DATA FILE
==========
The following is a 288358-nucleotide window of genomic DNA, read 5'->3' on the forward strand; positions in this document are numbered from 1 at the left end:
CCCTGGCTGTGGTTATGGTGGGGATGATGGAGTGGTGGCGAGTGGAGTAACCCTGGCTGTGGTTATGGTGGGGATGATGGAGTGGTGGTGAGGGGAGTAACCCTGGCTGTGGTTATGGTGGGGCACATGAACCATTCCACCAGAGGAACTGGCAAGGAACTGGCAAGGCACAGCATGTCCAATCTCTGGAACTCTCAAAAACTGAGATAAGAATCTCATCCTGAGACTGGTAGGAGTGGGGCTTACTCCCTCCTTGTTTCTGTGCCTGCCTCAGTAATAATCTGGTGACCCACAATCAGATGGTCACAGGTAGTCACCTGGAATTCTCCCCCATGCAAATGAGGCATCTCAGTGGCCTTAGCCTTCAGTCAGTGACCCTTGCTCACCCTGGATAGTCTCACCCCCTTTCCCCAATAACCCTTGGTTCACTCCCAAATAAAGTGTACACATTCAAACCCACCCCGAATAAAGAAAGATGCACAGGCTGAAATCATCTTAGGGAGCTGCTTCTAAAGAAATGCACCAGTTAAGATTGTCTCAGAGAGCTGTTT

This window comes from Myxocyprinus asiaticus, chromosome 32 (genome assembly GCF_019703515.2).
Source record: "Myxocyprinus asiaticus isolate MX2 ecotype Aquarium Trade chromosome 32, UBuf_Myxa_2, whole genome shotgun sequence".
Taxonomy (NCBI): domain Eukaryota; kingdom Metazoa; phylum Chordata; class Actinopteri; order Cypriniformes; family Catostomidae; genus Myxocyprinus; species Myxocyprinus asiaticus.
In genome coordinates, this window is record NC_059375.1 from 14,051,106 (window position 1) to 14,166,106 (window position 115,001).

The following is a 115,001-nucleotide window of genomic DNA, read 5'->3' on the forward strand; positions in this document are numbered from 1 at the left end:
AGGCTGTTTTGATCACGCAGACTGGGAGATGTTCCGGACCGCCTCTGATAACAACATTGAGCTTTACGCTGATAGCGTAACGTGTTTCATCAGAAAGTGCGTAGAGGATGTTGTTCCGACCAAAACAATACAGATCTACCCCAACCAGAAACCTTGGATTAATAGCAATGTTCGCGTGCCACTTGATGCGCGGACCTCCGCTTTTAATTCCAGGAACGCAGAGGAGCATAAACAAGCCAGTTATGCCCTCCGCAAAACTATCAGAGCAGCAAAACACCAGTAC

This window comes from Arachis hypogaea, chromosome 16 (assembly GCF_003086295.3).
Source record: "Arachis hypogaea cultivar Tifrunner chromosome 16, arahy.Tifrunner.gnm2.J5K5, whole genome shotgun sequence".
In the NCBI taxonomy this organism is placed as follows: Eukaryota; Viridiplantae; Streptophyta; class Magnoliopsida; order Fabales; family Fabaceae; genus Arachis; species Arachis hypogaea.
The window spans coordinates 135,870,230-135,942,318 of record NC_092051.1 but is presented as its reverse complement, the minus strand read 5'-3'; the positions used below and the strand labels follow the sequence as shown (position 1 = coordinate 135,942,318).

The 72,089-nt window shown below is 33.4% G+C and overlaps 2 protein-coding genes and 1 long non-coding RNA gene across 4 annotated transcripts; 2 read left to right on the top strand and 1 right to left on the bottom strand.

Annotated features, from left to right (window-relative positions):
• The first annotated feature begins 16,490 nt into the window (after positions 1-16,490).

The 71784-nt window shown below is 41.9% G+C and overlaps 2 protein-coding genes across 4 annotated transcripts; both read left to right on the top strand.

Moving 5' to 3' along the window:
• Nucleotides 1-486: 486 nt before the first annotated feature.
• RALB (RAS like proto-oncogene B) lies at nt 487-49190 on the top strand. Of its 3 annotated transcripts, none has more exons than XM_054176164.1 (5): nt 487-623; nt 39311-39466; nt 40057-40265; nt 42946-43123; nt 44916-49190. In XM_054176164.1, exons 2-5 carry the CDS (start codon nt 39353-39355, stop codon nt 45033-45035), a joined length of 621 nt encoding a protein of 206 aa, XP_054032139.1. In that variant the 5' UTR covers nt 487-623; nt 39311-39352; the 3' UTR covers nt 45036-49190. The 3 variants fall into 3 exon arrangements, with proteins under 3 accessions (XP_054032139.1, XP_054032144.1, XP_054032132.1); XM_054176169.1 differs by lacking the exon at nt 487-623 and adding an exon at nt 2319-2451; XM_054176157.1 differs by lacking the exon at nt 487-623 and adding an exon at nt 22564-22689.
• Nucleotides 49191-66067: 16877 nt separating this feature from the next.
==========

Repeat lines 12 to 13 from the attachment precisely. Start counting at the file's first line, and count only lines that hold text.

The window spans coordinates 135,870,230-135,942,318 of record NC_092051.1 but is presented as its reverse complement, the minus strand read 5'-3'; the positions used below and the strand labels follow the sequence as shown (position 1 = coordinate 135,942,318).

The 72,089-nt window shown below is 33.4% G+C and overlaps 2 protein-coding genes and 1 long non-coding RNA gene across 4 annotated transcripts; 2 read left to right on the top strand and 1 right to left on the bottom strand.